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Battle Of The Bulge

Glucagon-Like Peptide 1 Agonist

GLP-1 is a hormone produced in the gut that is released in response to food. It causes reduced appetite and the release of insulin to utilize or store the energy ingested. It also has positive changes on how fat is metabolized. An agonist is a molecule that is similar enough to the real hormone that it causes similar effects at the cellular level as the real thing. So, a GLP-1 agonist is a molecule that acts like GLP-1 in your body.

Battle of the Bulge and the GLP-1 Agonist

A new era of weight loss pharmacotherapy has arrived with the introduction of GLP-1 agonists. The two main players are Novo Nordisk’s Semaglutide, aka Ozempic/Wegovy, and Lilly’s Tirzepatide, aka Mounjaro/Zepbound. When Semaglutide as Wegovy was approved in 2021, it had been almost 10 years since a medication was FDA approved for weight loss. And now Tirzepatide or Zepbound has been approved. Both have proven to be at least twice as potent for weight loss than prior appetite suppressants at 3 months, 6 months, 12 months, and up to 2 years from study findings. The findings are amazing and have the potential to be game changers for many who have endlessly struggled with their weight.

Wegovy created quite the buzz when the before and after pictures of Elon Musk came out after he had been taking it for a few months and the buzz has only grown since then, for good reason. I first wrote about my thoughts on their use for weight loss over a year ago and I have personally witnessed some remarkable results using the medications for weight loss as well as diabetes. Over the past year, a lot of new and interesting data and research have come out on their use. To say the least, this class of medications is proving to be worth the hype both good and bad – but mostly good. These medications have the potential to be huge game changers for many people that suffer from obesity and the associated health consequences like diabetes, heart disease, fatty liver, metabolic syndrome, and sleep apnea, as well as arthritis, depression and anxiety. Losing weight makes you feel good!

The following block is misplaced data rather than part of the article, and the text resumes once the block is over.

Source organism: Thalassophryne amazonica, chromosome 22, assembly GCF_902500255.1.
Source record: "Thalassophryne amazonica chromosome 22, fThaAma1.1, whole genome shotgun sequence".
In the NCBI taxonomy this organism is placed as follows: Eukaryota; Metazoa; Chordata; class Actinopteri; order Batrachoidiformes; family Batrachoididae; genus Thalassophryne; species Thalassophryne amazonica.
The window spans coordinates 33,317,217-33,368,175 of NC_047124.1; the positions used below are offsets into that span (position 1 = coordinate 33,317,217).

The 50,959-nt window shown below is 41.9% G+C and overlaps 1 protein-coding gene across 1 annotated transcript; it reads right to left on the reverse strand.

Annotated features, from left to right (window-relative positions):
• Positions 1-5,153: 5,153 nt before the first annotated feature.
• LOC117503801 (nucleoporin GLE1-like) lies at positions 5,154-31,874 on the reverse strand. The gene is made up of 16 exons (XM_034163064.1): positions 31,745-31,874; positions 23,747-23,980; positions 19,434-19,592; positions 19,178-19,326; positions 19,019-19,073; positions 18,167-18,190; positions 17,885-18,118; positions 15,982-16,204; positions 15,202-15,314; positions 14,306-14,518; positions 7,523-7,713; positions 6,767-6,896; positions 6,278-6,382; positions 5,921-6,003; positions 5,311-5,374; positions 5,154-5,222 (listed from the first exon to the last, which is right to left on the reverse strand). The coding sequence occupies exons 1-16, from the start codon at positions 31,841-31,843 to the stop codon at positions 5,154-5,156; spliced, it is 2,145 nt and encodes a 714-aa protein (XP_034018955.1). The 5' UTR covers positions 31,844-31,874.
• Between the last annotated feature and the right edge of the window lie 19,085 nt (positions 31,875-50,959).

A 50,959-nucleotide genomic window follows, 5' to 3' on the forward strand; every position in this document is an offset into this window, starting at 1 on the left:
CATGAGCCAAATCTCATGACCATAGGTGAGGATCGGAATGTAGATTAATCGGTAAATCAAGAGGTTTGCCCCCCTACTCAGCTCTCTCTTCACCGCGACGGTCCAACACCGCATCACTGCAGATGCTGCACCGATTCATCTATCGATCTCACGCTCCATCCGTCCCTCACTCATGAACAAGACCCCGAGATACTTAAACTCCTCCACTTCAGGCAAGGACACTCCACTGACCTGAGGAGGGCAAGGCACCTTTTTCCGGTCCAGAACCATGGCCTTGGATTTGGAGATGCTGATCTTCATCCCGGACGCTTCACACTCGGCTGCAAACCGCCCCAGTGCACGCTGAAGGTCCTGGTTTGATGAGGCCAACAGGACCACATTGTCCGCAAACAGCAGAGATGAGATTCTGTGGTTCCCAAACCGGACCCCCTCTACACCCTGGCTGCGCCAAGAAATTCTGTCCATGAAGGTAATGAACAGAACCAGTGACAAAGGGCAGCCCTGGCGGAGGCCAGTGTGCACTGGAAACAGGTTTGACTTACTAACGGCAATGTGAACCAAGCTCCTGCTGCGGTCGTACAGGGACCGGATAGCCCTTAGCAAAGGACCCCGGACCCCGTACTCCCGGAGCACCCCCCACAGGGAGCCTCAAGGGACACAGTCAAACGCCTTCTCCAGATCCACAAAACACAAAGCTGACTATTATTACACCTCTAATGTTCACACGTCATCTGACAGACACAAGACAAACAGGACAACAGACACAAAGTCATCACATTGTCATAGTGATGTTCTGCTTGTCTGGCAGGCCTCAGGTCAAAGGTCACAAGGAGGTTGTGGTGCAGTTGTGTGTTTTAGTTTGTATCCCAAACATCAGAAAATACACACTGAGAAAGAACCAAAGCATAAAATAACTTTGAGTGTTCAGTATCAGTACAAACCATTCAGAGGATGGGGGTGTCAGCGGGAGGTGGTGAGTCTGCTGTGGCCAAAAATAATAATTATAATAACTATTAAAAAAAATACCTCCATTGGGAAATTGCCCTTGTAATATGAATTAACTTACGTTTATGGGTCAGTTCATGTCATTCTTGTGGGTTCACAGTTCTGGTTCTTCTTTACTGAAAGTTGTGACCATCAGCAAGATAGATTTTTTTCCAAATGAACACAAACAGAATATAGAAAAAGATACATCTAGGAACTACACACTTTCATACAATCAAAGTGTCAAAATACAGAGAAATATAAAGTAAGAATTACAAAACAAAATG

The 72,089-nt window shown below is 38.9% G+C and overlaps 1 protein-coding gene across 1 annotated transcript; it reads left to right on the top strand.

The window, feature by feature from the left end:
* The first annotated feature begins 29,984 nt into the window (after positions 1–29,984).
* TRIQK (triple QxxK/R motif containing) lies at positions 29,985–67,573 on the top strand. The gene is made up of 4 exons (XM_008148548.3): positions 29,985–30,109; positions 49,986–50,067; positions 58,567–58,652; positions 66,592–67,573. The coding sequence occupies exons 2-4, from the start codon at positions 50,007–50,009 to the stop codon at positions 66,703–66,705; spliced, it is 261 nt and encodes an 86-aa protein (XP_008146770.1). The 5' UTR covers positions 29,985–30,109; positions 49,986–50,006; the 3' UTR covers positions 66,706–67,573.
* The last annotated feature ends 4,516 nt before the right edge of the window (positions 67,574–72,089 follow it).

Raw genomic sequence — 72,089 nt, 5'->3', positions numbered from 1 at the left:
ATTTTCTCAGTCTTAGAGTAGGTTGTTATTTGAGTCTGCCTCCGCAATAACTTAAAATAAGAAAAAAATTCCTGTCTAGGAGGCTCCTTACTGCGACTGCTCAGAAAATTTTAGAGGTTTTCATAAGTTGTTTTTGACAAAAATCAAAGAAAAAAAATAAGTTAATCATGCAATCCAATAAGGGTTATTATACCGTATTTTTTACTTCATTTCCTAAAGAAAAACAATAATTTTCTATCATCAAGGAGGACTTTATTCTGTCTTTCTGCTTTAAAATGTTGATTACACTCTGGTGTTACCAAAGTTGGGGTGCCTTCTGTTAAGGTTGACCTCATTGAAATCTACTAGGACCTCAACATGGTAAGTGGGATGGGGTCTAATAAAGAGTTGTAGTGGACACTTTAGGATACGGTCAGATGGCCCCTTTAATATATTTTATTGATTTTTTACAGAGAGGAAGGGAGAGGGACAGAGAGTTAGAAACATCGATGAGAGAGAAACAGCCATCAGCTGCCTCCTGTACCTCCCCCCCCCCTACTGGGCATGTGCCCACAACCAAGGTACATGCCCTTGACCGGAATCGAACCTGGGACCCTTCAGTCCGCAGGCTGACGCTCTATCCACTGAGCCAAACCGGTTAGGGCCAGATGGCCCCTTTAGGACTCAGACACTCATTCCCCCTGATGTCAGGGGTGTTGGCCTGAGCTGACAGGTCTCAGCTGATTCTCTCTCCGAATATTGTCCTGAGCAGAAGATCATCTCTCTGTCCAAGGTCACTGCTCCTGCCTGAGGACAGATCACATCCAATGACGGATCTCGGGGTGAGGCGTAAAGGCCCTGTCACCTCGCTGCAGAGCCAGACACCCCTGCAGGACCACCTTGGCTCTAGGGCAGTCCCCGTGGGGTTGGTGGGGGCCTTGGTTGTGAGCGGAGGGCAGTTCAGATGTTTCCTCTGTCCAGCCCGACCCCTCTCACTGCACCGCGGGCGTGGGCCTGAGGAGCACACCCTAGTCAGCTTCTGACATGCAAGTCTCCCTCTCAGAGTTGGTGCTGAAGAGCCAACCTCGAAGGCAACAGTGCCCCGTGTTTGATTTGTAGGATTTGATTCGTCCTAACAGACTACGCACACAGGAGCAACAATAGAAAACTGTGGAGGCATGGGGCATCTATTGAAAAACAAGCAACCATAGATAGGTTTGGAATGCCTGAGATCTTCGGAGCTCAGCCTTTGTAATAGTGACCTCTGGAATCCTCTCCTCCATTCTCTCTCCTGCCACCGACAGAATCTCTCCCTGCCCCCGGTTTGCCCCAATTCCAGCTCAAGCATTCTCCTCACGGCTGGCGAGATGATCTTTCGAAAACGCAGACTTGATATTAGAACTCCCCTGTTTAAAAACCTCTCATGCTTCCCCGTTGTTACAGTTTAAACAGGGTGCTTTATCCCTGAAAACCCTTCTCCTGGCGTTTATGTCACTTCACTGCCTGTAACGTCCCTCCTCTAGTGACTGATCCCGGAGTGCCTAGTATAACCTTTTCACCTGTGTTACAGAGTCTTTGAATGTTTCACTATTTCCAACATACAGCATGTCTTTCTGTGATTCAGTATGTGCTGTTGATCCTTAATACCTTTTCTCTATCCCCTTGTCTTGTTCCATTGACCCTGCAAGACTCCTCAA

What is a GLP-1 agonist and what does it do?  

A Glucagon-Like Peptide-1 receptor agonist is a hormonal peptide medication that binds to the GLP-1 receptor and acts like GLP-1, an incretin, which upregulates insulin secretion and down regulates glucagon to help lower the glucose level in the blood. BUT, it also slows gastric emptying and signals the brain there is food in the stomach and to stop eating. In other words, it reduces hunger and cravings between meals as well as makes you feel fuller for longer after meals. Sounds like the perfect weight loss drug, right? 

What is a GIP agonist and why might it matter?

GIP receptor agonists are a new class of drugs for diabetes. GIP stands for glucose-dependent insulinotropic polypeptide. It’s a natural incretin hormone that plays a role in lipid metabolism and fat deposition. It works by enhancing appetite suppression, improving white adipose tissue health and storage capacity and reducing lipid spillover ectopic fat accumulation like in the organs like fatty liver disease. Why it matters is Tirzepitide has it and Semaglutide doesn’t. Small potatoes? Maybe or maybe not.

How good are the results?

For Zepbound, over the course of 72 weeks the average loss on the highest dose was 20.9% of body weight compared to about 3.1% for placebo and more than 91% of people lost at least 5% versus 35% for placebo. For Wegovy, after one year of use, 66% lost at least 10% of their body weight versus 10% for placebo and 48% lost at least 15% versus 3% for placebo. Both the medicated and the placebo groups were told to maintain a calorie restricted diet 500 calories below their estimated daily calorie expenditure and exercise at least 150 minutes per week.